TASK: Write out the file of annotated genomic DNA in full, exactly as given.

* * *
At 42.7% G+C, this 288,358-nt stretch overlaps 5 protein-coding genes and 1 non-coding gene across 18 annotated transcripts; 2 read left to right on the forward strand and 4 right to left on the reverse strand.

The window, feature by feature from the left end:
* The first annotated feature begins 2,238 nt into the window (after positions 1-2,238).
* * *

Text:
At 42.7% G+C, this 288,358-nt stretch overlaps 5 protein-coding genes and 1 non-coding gene across 18 annotated transcripts; 2 read left to right on the forward strand and 4 right to left on the reverse strand.

The window, feature by feature from the left end:
* The first annotated feature begins 2,238 nt into the window (after positions 1-2,238).